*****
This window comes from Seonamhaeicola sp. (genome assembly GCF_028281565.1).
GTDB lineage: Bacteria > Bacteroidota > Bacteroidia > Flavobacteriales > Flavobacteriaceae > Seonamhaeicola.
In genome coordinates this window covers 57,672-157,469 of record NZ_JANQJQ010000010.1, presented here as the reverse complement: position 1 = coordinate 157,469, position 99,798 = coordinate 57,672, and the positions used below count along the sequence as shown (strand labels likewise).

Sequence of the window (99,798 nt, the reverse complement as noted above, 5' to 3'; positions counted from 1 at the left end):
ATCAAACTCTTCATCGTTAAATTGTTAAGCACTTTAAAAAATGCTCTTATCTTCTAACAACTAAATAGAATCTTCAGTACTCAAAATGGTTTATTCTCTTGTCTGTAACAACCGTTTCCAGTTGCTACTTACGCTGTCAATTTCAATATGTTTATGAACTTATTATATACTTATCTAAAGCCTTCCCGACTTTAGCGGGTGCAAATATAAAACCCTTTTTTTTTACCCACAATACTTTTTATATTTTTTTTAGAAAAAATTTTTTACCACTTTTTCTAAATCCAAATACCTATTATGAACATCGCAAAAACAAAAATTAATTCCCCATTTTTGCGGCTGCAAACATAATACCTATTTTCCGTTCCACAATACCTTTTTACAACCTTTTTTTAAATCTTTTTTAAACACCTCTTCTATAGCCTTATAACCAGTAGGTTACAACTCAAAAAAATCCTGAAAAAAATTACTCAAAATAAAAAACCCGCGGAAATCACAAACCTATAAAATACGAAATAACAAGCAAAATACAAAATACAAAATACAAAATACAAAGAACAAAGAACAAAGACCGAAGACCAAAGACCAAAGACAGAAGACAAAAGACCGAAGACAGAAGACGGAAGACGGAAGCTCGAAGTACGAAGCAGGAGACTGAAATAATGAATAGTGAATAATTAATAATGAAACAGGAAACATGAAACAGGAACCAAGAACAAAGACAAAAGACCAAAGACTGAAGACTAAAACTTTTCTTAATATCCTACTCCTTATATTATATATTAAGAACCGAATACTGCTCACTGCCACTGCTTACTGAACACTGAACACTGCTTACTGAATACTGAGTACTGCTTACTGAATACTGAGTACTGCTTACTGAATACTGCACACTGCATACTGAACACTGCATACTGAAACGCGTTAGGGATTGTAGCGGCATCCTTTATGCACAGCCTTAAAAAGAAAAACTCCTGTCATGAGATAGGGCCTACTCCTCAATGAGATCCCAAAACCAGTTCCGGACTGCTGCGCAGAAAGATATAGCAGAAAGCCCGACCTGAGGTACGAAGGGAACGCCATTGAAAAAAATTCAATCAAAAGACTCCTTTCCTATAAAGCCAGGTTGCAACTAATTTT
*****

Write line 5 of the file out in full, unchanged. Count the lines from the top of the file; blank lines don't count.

ATCAAACTCTTCATCGTTAAATTGTTAAGCACTTTAAAAAATGCTCTTATCTTCTAACAACTAAATAGAATCTTCAGTACTCAAAATGGTTTATTCTCTTGTCTGTAACAACCGTTTCCAGTTGCTACTTACGCTGTCAATTTCAATATGTTTATGAACTTATTATATACTTATCTAAAGCCTTCCCGACTTTAGCGGGTGCAAATATAAAACCCTTTTTTTTTACCCACAATACTTTTTATATTTTTTTTAGAAAAAATTTTTTACCACTTTTTCTAAATCCAAATACCTATTATGAACATCGCAAAAACAAAAATTAATTCCCCATTTTTGCGGCTGCAAACATAATACCTATTTTCCGTTCCACAATACCTTTTTACAACCTTTTTTTAAATCTTTTTTAAACACCTCTTCTATAGCCTTATAACCAGTAGGTTACAACTCAAAAAAATCCTGAAAAAAATTACTCAAAATAAAAAACCCGCGGAAATCACAAACCTATAAAATACGAAATAACAAGCAAAATACAAAATACAAAATACAAAATACAAAGAACAAAGAACAAAGACCGAAGACCAAAGACCAAAGACAGAAGACAAAAGACCGAAGACAGAAGACGGAAGACGGAAGCTCGAAGTACGAAGCAGGAGACTGAAATAATGAATAGTGAATAATTAATAATGAAACAGGAAACATGAAACAGGAACCAAGAACAAAGACAAAAGACCAAAGACTGAAGACTAAAACTTTTCTTAATATCCTACTCCTTATATTATATATTAAGAACCGAATACTGCTCACTGCCACTGCTTACTGAACACTGAACACTGCTTACTGAATACTGAGTACTGCTTACTGAATACTGAGTACTGCTTACTGAATACTGCACACTGCATACTGAACACTGCATACTGAAACGCGTTAGGGATTGTAGCGGCATCCTTTATGCACAGCCTTAAAAAGAAAAACTCCTGTCATGAGATAGGGCCTACTCCTCAATGAGATCCCAAAACCAGTTCCGGACTGCTGCGCAGAAAGATATAGCAGAAAGCCCGACCTGAGGTACGAAGGGAACGCCATTGAAAAAAATTCAATCAAAAGACTCCTTTCCTATAAAGCCAGGTTGCAACTAATTTT